REthority is reader-supported. If you buy a product we link to, we may earn a commission.
Skip to Content

Purple Flowering Trees: Our Top Picks for Your Yard

Purple Flowering Trees: Our Top Picks for Your Yard

Are you searching for a list of purple flowering trees? Or do you just want to know how you can easily bring color into your yard? Then look no further than our complete guide!


Jump to:

Our Favorite Trees with Purple Flowers

Trees serve many purposes. They clean our air, add privacy, or bear fruit. But many are used for decoration. In fact, many homeowners plant trees for the colorful blooms they produce.

If this describes you, then you need to know about purple flowering trees. There are many types of trees that have purple pedals. Most are considered exotic, meaning they were brought here from foreign countries like Italy or India.

We’ve picked a handful of trees from various zones that will look great in your yard, all with one thing in common: it has purple flowers. So read on to learn about your options and the highlights of each.

1. Crepe Myrtle

Blooming summer purple crepe myrtle

Vincent Noel/Shutterstock

The Lagerstroemia, (aka Crepe Myrtle) is a year round gift from the South. Best in warm climates and full sunlight, its  purple flowers captivate the eye.

Although commonly found in the South, they can survive in a variety of soil. Branches have many stems and grow up to 25 feet tall.

This tree’s bark is a wonder of its own, peeling just like a river birch. But don’t try to plant these just anywhere. They grow best in zones 6-10, and some may only be root hearty in zone 6.

Blooms begin in July and end in September, and grow best when exposed to full sunlight. Though they will survive with a minimum of 6 hours per day.

2. Jacaranda

Jacaranda trees in Pretoria

Heidre Heyns/Shutterstock

These exotic-looking trees produce fern-like foliage and gorgeous purple blooms. Native to tropical climates like Brazil, Jacarandas prefer warm weather.

They also grow quickly, with potted plants often reaching 6 feet tall. Jacarandas are found in Australia, Italy, and Florida.

Interestingly, they are most commonly found in Southern California. They are so popular here that Fullerton held its first Jacaranda festival in 1931.

While beautiful, their petals are sticky. Because trees are so tall, branches hang over the road. As petals fall, they stick to vehicles and the road, which can be a nuisance.

These purple flowering trees grow best in zones 9 through 11, and their roots are hardy down to 15 degrees Fahrenheit. Jacaranda trees grow best in full sunlight, but can tolerate light shade. 

3. Purple Robe Locust

Branches of Purple Robe Locust with beautiful blurry purple flowers and cloudy sky in the background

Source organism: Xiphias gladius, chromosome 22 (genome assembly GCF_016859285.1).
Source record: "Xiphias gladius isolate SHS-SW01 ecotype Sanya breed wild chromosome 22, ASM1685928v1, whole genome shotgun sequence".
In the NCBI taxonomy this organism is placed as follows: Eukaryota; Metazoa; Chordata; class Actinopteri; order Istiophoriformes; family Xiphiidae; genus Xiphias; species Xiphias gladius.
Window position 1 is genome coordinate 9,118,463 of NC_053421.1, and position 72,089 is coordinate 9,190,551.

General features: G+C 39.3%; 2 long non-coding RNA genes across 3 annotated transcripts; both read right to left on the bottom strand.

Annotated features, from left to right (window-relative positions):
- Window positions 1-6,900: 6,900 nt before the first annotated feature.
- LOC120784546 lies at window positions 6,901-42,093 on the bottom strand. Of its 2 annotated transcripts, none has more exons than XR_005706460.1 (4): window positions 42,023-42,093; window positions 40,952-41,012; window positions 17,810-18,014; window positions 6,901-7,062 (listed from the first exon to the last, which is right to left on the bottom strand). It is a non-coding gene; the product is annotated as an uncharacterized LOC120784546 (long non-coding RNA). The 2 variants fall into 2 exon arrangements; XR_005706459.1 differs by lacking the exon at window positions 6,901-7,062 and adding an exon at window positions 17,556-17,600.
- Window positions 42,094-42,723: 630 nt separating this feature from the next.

Mirazroa/Shutterstock

This purple flowering tree is mainly found in North America, but don’t let the pretty flowers fool you. Its stems are prickly and are full of thorns.

Growing from its 40 foot branches are small purple leaves that remind us of a Hawaiian Lei. Branches grow between 24 and 36 inches per year, and they do not require much water to thrive.

In fact, they are drought tolerant. The beautiful purple leaves attract wildlife, and they remain colorful throughout much of the year. 

With proper care, this species can live up to 150 years, in almost any soil condition. Keep in mind that these trees will not tolerate standing water, so make sure to plant them in an area with proper drainage.

4. Purple Orchid Tree

A purple flowering tree against a vibrant blue sky

Damla Akdere/Shutterstock

Like Jacaranda trees, Purple Orchids are found in zones 9-11. Itx exotic-looking purple flowers steal the show, so this tree should be used as a centerpiece.

While tolerant to extreme heat, these trees need full sunlight and must be watered regularly. As a result, they are most commonly found on the Southern coasts.

These purple flowering trees are big and beautiful, so they are best used as both a privacy and shade tree. Flowers bloom September through November, with blooms between three and five inches.

With rapid growth up to 25 feet, these are considered an invasive species. So keep that in mind if you live next to a nature snob. Blooms occur February through May and intermittently throughout the summer.

Which Purple Flowering Tree Will You Pick?

Although we’ve outlined our favorites, there are many, many more options. When picking a purple flowering tree, however, make sure you understand its ideal climate.

This can make a huge difference in how long it lives and how much it affects your other vegetation.

You Might Also Like: